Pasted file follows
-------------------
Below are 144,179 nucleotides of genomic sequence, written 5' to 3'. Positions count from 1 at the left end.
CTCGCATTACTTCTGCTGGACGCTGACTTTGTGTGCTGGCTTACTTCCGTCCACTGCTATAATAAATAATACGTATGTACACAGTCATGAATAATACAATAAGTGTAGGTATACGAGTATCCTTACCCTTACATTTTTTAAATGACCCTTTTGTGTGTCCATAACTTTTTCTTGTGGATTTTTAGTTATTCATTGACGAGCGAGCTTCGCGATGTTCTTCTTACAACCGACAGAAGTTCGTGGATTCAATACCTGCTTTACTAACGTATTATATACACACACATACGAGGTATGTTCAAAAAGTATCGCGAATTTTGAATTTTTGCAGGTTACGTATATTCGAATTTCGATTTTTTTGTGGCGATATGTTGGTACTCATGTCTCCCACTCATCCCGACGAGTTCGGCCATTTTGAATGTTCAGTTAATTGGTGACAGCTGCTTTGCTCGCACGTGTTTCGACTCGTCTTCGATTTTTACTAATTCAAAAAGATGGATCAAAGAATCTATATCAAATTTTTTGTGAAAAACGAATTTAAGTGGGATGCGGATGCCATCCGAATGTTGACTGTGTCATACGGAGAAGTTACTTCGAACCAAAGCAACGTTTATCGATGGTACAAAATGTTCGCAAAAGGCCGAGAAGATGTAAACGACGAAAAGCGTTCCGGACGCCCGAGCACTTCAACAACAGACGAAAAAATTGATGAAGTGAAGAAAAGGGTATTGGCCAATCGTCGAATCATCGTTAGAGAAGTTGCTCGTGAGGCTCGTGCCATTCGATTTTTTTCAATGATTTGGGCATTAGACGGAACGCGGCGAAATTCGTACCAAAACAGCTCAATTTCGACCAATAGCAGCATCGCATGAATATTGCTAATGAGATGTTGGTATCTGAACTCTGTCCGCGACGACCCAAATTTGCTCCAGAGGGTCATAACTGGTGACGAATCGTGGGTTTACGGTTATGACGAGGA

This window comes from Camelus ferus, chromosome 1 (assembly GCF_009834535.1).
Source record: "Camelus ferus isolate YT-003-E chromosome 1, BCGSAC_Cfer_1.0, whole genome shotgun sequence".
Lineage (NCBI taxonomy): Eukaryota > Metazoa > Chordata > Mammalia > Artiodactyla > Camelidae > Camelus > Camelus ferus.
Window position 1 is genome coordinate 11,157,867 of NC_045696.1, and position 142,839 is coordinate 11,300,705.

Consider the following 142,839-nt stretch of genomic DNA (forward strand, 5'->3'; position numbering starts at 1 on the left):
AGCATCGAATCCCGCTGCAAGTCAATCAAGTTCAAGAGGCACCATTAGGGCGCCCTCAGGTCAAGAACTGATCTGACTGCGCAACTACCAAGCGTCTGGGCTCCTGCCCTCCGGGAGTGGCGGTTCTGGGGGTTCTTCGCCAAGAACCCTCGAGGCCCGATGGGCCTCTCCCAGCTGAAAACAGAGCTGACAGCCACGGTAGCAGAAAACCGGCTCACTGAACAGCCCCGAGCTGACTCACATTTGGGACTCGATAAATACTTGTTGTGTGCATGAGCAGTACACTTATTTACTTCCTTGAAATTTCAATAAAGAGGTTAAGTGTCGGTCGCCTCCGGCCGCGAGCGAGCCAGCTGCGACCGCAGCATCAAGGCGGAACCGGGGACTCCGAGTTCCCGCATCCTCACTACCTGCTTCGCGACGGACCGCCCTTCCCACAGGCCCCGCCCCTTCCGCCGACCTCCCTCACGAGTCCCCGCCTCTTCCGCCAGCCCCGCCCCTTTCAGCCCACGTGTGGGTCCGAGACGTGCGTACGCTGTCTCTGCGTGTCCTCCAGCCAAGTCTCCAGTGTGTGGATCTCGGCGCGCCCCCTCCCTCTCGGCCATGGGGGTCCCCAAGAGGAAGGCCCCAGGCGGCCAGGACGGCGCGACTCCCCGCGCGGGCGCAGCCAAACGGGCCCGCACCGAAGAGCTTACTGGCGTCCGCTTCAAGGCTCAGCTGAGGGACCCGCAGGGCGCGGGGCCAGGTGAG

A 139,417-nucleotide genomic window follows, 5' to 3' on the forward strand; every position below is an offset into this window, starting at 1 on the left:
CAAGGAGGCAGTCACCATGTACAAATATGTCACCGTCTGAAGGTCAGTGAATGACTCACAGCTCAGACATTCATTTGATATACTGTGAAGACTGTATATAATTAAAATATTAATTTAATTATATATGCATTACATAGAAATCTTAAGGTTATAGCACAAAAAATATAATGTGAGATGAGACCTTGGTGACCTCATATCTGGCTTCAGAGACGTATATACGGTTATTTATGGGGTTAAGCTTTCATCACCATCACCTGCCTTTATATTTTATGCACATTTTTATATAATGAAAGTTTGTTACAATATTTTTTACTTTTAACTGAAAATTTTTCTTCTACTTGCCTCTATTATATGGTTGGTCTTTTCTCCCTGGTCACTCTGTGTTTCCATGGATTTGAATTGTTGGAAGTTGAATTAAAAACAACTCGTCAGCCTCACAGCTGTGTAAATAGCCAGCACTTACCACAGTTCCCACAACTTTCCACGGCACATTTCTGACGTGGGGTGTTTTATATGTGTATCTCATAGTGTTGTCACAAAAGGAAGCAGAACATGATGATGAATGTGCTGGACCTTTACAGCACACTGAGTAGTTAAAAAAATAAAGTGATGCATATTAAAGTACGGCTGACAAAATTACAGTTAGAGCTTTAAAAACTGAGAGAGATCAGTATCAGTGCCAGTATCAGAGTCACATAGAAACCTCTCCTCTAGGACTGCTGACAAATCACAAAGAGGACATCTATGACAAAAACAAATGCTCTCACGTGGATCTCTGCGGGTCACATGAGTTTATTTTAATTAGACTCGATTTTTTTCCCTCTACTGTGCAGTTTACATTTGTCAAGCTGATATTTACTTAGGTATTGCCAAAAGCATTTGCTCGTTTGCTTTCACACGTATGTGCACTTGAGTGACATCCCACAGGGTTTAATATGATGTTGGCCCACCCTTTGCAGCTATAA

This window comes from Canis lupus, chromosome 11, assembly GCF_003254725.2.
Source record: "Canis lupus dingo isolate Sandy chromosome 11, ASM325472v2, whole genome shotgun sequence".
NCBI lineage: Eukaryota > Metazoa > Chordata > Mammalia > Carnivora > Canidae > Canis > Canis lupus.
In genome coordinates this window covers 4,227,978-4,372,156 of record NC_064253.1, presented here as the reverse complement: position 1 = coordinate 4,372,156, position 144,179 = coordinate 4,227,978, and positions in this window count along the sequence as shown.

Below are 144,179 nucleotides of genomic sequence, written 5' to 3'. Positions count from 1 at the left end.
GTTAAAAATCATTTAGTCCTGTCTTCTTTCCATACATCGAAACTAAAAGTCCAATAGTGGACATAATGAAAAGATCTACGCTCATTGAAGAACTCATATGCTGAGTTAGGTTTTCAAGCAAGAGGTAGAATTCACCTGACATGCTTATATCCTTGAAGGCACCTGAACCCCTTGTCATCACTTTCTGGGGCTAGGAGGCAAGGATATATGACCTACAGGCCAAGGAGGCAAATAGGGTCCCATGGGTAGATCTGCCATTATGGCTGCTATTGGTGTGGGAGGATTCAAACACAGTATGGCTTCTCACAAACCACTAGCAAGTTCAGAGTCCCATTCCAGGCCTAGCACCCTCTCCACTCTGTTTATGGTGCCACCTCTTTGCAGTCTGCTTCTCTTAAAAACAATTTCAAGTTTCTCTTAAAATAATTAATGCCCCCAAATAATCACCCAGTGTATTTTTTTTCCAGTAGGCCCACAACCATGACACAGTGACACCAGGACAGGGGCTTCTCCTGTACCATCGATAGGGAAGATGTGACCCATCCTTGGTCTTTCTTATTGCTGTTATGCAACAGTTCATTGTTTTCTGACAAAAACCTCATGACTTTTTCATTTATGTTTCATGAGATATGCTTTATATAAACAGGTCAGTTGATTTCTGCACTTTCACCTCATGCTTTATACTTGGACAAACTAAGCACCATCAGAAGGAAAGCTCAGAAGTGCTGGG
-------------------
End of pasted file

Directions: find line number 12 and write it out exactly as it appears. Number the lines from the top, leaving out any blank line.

Source record: "Canis lupus dingo isolate Sandy chromosome 11, ASM325472v2, whole genome shotgun sequence".